| Peppers looks ready to rebound from his shocking 2007 sack drop-off.
|Grant Halverson/Getty Images|
7 at San Diego
21 at Minnesota
5 KANSAS CITY
12 at Tampa Bay
19 NEW ORLEANS
9 at Oakland
23 at Atlanta
30 at Green Bay
8 TAMPA BAY(M)
21 at N.Y. Giants
28 at New Orleans
Jordan Gross, Tackle: He began his career as a right tackle in 2003, moved to the left in '04 and has gone back and forth each year since. With the arrival of rookie tackle Jeff Otah, who's huge but not quick enough for the left side, Gross is on the move again. "I look at it like it's made me a better all-around player," he says. "If I'd stayed on one side, football would ? be easy street."
The performance of a familiar power trio -- Delhomme, Smith, Peppers -- will determine whether this team rocks.
After one long morning practice at camp in Spartanburg, S.C., Jake Delhomme
was given the rest of the day off. But the quarterback was feeling so frisky
that he played scout-team outside linebacker in the afternoon workouts, bouncing
around like a colt rather than a 33-year-old in his 11th season. At the snap
he'd barrel past the left tackle toward backup passer Matt Moore, doing his best
Shawne Merriman imitation.
"I've had my time off," says Delhomme, who's coming back from ligament
surgery in his throwing elbow last October. "I can't tell you how great it feels
to be back out here."
Carolina acquired exciting new players while he was away. Jeff Otah, the
mountainous first-round pick from Pitt, has been installed as the starting right
tackle. Another first-rounder, 235-pound power running back Jonathan Stewart
from Oregon will share running duties with shifty veteran DeAngelo Williams.
Third-round pick Charles Godfrey was designated the starting free safety from
Day One of camp. But the three players who are most important to the team's
playoff hopes are three of the longest-tenured Panthers, and all enter the
season as question marks.
• Steve Smith turned Camp Harmony turned into Camp Turmoil when he
coldcocked cornerback Ken Lucas during an Aug. 1 practice. Suspended for
the first two games of the season by coach John Fox, the eighth-year wideout
turned sullen and withdrawn, and he became something of a pariah. "I had to talk
guys down from going after him," says linebacker Jon Beason. It helped when
Lucas publicly forgave Smith and the incident was addressed in team meetings.
"There's some magic going on behind the scenes," says wideout Muhsin Muhammad, a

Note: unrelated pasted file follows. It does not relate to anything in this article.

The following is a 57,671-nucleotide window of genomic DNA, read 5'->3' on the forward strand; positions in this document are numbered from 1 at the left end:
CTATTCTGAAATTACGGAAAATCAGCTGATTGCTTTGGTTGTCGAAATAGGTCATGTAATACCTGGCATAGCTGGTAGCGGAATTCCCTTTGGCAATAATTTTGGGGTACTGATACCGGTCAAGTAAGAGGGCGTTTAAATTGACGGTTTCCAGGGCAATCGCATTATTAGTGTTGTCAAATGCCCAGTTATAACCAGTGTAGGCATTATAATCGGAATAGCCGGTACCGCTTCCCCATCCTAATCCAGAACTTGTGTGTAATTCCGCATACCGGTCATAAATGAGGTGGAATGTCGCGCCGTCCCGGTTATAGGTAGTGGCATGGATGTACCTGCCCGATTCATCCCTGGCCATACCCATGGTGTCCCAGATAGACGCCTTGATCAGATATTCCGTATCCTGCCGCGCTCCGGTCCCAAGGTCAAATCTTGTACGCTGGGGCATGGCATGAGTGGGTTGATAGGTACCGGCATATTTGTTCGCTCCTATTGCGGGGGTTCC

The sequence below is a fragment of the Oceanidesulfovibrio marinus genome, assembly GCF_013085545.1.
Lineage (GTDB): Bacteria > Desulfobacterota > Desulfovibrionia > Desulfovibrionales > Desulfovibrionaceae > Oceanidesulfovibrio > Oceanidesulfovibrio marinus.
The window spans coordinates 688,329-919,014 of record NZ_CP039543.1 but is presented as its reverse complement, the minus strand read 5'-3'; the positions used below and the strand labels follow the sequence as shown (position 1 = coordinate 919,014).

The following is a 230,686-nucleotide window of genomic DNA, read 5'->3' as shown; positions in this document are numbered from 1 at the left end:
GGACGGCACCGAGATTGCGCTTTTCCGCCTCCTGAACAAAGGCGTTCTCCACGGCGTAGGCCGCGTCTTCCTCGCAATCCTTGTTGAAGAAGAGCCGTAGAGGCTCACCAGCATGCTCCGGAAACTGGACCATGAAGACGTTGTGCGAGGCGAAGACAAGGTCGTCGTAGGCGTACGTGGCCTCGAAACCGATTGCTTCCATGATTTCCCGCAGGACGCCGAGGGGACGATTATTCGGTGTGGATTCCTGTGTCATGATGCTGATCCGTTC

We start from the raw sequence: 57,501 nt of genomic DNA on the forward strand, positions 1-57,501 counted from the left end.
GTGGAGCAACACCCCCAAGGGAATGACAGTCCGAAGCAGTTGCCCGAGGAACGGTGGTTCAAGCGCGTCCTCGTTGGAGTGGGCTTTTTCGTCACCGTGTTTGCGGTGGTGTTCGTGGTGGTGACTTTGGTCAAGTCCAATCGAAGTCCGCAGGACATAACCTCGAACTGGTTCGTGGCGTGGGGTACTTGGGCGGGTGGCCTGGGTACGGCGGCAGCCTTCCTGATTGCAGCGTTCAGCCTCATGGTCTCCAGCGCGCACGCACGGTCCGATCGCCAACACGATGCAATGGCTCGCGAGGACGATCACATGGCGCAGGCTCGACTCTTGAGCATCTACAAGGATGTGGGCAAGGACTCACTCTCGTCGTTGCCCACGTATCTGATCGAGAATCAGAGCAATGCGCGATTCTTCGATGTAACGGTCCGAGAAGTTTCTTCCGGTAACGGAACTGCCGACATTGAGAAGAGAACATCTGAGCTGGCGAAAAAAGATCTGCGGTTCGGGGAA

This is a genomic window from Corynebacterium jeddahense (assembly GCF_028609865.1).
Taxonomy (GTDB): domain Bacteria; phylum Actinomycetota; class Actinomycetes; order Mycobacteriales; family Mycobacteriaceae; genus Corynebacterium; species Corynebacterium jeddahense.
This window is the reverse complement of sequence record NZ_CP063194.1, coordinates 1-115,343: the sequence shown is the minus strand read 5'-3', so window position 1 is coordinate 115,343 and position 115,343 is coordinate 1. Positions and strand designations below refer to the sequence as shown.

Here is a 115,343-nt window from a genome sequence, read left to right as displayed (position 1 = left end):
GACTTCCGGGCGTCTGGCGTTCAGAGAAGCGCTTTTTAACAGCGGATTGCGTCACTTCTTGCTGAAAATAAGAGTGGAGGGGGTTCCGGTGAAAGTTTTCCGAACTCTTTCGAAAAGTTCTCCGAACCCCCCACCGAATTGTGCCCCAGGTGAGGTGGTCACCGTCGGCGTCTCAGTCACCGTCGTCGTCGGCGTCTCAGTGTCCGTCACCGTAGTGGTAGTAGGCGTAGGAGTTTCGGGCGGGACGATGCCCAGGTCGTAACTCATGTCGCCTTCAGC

free-agent signee from the Bears. "When the season's over, you'll look back and
see this was a blessing in disguise." It's hard to imagine drawing something
positive from the loss of your best offensive weapon at the start of the season
because of a tantrum.
• Julius Peppers, one of the most feared pass rushers in the NFL, with
13 sacks in 2006, had only 2 1/2 in 2007, which is one reason Carolina had
just 23 total. Theories abound: 1) Peppers was in a funk over stalled
negotiations for a new contract (which never got done); 2) he was the victim of
constant double- and triple teams; 3) something was wrong with him physically.
While Peppers wasn't talking during camp, Fox subscribes to that last theory,
saying, "He got a virus in camp last year, missed time, lost weight and didn't
seem as quick." Peppers bulked up in the off-season and looks stronger in the
upper body. "I've been blocking him since I came into the league," says
sixth-year tackle Jordan Gross, "and this is the best I've ever seen him." In
the first preseason game Peppers strip-sacked Colts quarterback Jim Sorgi on the
first series, forcing a fumble. On the second series he pressured Sorgi into an
interception. He had another sack and a forced fumble in the third exhibition
game. This should be a big year for Peppers, who moves to the speed-rushing
right side to cut down on chip blocks from tight ends and backs.
• For three years, whenever Delhomme used his right arm -- to brush his
teeth, carry groceries, throw a football -- it hurt. Then, in Week 3 last
year, he felt a pop and a burn in the elbow while throwing a pass; he had
completely torn his ulnar collateral ligament. Ten months later he says he's
throwing pain-free for the first time since 2004. "The past couple of years," he
says, "if I rolled right and had two deep comebacks, I'd always choose the one
to the right because I knew how much it'd hurt to throw across the field. This
summer I haven't had one time where I've even felt anything wrong, and I've been
cutting it loose." Carolina needs the old Delhomme back, the one who averaged
3,509 passing yards and had 25 more touchdowns than interceptions from 2003
It's simple: If Smith, Peppers and Delhomme have big years, so will the
Panthers. -- Peter King